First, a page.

Just about everyone and their mother makes a Porsche 911 restomod, most following the template set out by Singer, blending modern engineering with absolute reverence for the past. But over in the Netherlands, KCPerformance does something different. It built a 993 with a PDK transmission.

And this isn’t a full drivetrain swap. Their 993 retains its original air-cooled flat-six, albeit modified both to work with the new transmission. KCPerformance builds all sorts of restomods beyond Porsches for individual customers, but it also works with other shops. Its experience doing modern electronics for air-cooled 911 engines took it down this particular path.

Kazimir von Hooijdonk, one of the co-founders of KCPerformance, felt that some higher-powered old 911s left a bit to be desired. When you go up in power, you need a stronger clutch, and almost invariably that means a heavier pedal action. He’s not a fan, and he suspects customers aren’t either. 

Porsche 993 with PDK
Porsche 993 with PDK

"We have a couple of clients that have those 911s and 964s as well, and they just park them in the garage and they don't drive them," he tells Motor1. "Sometimes they drive them like on Sunday to do a quick tour, but they never drive them during the week."

A shame, in his view. Cars are meant to be enjoyed. The shop has a lot of experience swapping ZF eight-speed automatics into older cars, so the thought of pairing Porsche’s excellent modern dual-clutch transmission with an air-cooled 911 felt natural. The benefits are the same as choosing PDK over a manual in a new car—more performance, more usability, and to a lesser extent, better gear ratios.

But getting it to fit is complicated. KCPerformance designs and mills its own adapter plate to mate engine and transmission. Von Hooijdonk says that any good shop with an engineer proficient in SolidWorks can design things like this, but not many can do CNC work that’s precise enough to actually make the aluminum part. KCPerformance also fits a new flywheel with an integrated crankshaft position sensor, and an electronically controlled throttle body. The throttle itself is a Porsche part, but the pedal comes off an E90-generation BMW 3 Series. KCPerformance has a big BMW business, so it’s familiar with the automaker’s extensive parts catalog. The E90 pedal just happened to fit well.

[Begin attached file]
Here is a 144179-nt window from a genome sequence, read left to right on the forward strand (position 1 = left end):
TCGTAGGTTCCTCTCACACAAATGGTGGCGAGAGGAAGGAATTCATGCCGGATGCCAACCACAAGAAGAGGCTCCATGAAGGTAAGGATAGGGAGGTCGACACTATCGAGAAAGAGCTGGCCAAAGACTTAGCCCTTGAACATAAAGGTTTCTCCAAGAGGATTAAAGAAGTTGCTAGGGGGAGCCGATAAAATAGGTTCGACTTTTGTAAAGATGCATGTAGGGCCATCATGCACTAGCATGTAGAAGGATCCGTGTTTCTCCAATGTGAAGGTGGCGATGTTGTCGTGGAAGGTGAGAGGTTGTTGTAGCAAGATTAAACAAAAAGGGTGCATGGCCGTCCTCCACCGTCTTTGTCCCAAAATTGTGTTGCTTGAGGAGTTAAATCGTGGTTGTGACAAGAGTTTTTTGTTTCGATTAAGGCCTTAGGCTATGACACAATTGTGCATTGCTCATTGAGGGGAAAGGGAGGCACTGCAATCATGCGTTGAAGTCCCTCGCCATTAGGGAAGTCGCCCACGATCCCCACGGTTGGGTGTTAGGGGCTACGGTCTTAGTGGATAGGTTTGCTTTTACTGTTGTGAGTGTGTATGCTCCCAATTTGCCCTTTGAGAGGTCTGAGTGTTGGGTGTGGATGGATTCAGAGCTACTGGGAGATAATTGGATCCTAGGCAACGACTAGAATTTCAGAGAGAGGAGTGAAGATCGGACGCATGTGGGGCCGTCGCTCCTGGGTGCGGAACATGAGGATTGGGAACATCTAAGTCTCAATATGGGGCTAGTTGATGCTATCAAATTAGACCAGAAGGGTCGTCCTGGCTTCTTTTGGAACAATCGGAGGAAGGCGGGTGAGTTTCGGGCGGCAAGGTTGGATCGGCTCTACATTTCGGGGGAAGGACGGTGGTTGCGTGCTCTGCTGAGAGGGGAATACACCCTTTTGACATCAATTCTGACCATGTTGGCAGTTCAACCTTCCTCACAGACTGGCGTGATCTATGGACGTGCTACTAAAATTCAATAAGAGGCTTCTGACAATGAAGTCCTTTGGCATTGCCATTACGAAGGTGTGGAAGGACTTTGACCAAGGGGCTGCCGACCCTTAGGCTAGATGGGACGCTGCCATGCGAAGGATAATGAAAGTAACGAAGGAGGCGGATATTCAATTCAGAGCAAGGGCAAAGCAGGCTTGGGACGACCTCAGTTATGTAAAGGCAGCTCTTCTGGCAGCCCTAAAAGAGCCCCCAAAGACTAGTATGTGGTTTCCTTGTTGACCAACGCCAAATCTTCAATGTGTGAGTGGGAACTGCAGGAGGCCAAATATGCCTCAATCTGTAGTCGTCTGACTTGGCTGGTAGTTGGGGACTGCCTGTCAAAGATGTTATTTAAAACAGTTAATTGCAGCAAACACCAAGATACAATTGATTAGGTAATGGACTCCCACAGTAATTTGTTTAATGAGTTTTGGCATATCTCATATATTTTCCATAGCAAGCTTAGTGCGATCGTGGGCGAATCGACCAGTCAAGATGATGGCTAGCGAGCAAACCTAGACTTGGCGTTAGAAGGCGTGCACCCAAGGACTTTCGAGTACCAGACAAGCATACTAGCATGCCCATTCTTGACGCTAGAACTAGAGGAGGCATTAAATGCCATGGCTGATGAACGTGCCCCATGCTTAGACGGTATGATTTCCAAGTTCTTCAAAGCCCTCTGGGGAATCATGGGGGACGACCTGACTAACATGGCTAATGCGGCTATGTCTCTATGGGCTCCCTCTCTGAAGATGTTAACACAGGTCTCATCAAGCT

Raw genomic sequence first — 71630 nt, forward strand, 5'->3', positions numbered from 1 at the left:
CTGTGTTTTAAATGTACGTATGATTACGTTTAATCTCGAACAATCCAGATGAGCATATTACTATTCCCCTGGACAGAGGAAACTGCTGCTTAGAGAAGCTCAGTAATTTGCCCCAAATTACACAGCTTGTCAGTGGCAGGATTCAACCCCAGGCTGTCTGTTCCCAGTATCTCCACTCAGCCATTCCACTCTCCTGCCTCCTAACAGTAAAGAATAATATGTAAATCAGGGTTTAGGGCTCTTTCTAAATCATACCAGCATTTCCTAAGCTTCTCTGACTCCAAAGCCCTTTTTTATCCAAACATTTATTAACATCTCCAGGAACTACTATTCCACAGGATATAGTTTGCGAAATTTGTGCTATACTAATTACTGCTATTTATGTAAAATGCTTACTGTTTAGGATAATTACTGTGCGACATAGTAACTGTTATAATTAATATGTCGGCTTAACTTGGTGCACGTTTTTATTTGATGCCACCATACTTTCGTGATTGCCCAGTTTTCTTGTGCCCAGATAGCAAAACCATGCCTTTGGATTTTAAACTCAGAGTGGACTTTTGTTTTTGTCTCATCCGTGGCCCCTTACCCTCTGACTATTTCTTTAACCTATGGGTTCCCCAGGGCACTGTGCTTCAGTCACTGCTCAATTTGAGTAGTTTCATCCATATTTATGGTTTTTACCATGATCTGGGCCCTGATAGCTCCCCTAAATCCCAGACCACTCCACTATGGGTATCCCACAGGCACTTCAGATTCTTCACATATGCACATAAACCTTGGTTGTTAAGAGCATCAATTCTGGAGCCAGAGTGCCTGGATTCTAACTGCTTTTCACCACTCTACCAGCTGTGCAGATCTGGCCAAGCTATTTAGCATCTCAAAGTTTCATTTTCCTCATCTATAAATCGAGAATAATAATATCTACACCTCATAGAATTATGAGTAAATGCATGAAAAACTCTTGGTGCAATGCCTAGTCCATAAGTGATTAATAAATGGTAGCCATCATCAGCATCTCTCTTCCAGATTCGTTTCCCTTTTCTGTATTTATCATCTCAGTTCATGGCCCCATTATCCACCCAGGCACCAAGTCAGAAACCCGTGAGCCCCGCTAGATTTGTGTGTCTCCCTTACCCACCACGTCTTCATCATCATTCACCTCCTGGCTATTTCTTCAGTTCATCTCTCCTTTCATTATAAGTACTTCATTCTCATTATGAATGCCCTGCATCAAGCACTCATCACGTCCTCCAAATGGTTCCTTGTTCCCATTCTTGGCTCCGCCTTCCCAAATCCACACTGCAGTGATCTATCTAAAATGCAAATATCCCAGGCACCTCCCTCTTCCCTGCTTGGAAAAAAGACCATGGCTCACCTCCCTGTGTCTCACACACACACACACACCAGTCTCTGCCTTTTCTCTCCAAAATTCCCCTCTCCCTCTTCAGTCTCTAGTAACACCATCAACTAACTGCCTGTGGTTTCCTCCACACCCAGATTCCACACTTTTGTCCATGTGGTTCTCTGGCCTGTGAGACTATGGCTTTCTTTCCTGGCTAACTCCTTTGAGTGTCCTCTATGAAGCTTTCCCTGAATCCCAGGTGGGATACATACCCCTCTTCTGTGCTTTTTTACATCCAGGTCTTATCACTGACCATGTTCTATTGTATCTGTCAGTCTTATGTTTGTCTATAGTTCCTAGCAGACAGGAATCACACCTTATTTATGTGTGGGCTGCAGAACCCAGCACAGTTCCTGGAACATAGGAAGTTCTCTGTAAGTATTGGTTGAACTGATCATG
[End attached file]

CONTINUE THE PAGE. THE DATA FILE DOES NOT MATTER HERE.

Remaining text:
Still, there’s a lot more to the project than just bolting everything together, and this is where KCPerformance’s expertise helps. In addition to the electronic throttle, KCPerformance fits the engine with modern fuel injection and electronic ignition, plus a handful of other sensors. An aftermarket ECU running a custom map directs the conversations between the engine and transmission. This obviously enables the whole system to work, but it also provides for a ton of flexibility. You can make “comfort” and “sport” throttle maps, and if you ditch the stock Porsche transmission controller, you even set up how the transmission itself shifts.

“If you look at the gearbox in [a GT3 RS] car, they slam it in gear. We can do the same thing,” von Hooijdonk says. On the flipside, KCPerformance can also make shifts feel as smooth as those in a regular 911 Carrera. 

If you want a stock look, KCPerformance can make the system work with the original Tiptronic gear lever, or fit the more modern PDK lever. You can shift manually with the Tiptronic rocker switches on the steering wheel, too.

Porsche 993 With PDK

The PDK also opens up some interesting possibilities. All that extra hardware added to the engine enables the use of modern traction control, and the shorter ratios of the seven-speed gearbox can influence engine tuning. While KCPerformance did its first PDK conversion with a 993—Von Hooijonk’s favorite of all the air-cooled 911s for its modernity—any air-cooled 911 can be so equipped. The shop is even building an all-wheel drive 930 Turbo with PDK for a client, and that car will even get the ABS system off a BMW E46 M3.

It took KC 1,500 hours to realize this first PDK swap, but now that the hard work has been done, future cars will take far less time. Von Hooijdonk says that even creating engine and transmission maps should only take a couple hours on the dyno, since KCPerformance already has a baseline to work with thanks to this 993. Still, it’s not cheap. Figure around €50,000, depending on how you want it configured.

Porsche 993 With PDK

At the end of the day, it’s about drivability. "I think the difference between us and a lot of companies is that we want you to be able to hammer [the car] all day, every day and drive it to work without fail,” von Hooijdonk says. 

The company prides itself on the unusual, too. Plenty of restomod shops can take off-the-shelf parts and put them in an old chassis and call it good. KCPerformance does real R&D.

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Gallery: Porsche 993 With PDK Transmission

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